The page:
2. Feeding one’s baby organic blueberry/beet baby food after consuming 4 cups of espresso. I don’t think this stuff is going to wash out. If you are looking for me this summer, I’ll be the short-banged, purple highlighted chick wearing tie dye. Kids too.
3. Using the washing machine in our apartment without consulting instructions/translation. I tossed everything we wore in on day one in the washer and apparently BOILED IT. Cyrillic alphabet does not easily convert unfortunately. John’s white tee shirt is now a dingy blue and my fave purple shirt now fits my seven year old.
I’ve been back in the USSR – so to speak – for less than 48 hours and am already ready to be in my own bed. Seven more days to go so that’s not a great sign.
I am pleased with our apartment however. It is very quaint and right in the heart of the city. From the street side, it looks like magnificent. From the entrance/alley side, less so. It was advertised as having an external entrance and lobby. The “entrance” is a chip-activated door leading from the alley parking. The “lobby” is a 3’x3′ stoop with mail slots. We are on the fifth floor and there is a working elevator so I won’t complain. The elevator is one of these delicate things that is exactly big enough for me, Prince Charming and the baby. If we stand sideways.
Ensconced in our home for a week, we have two separate bedrooms, a living room, a decent kitchen and a bathroom. We also have free wi-fi, a local phone, and an international phone with unlimited long-distance calling. Best of all we have a washer so we were able to pack fairly light and will wash clothes regularly.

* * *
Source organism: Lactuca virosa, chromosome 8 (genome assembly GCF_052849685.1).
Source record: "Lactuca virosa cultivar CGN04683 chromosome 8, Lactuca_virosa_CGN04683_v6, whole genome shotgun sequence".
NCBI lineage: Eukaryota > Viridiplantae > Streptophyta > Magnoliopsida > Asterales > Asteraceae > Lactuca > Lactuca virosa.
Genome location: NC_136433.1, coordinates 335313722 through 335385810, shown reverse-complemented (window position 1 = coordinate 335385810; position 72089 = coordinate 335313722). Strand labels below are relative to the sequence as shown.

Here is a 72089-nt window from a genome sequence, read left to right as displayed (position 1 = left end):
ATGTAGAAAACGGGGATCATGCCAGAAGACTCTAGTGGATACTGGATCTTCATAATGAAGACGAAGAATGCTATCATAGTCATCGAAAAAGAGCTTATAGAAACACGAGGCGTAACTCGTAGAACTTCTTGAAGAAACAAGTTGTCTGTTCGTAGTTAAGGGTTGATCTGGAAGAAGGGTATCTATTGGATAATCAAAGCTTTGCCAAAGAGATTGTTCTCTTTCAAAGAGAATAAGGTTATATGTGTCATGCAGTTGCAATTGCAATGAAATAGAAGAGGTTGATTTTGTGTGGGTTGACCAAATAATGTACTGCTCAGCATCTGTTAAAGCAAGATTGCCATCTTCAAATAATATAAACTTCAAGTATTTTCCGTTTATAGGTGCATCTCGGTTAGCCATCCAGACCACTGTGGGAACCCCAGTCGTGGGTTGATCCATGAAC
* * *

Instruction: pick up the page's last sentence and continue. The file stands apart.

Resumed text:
When I booked the apartment online, there was an option to pre-purchase some grocery items to have the refrigerator stocked when we arrived. Believing at that time that Sophie would be accompanying us (another story), I went ahead and placed a small order so we would have something for that first night and first breakfast:
1 loaf wheat bread, 1 loaf plain bread, 1 cheese (Gouda or similar), 1 salami, 3 small vanilla yogurts 1 liter of grape juice, 1 liter of milk, 2 apples, 2 bananas and 10 eggs.
Fifty-three bucks to cover a few meals seemed like a good idea. And it was. Except for the cheese.
I love cheese. Yellow, white, young, aged, hard, soft – I love it all. Except Swiss. I hate Swiss cheese. Bet you can guess what is in my refrigerator here. That’s right. Approximately TWO POUNDS OF SWISS CHEESE! I imagine the cleaning lady will be thrilled to empty the refrigerator when we move out.
IF she likes Swiss cheese, that is.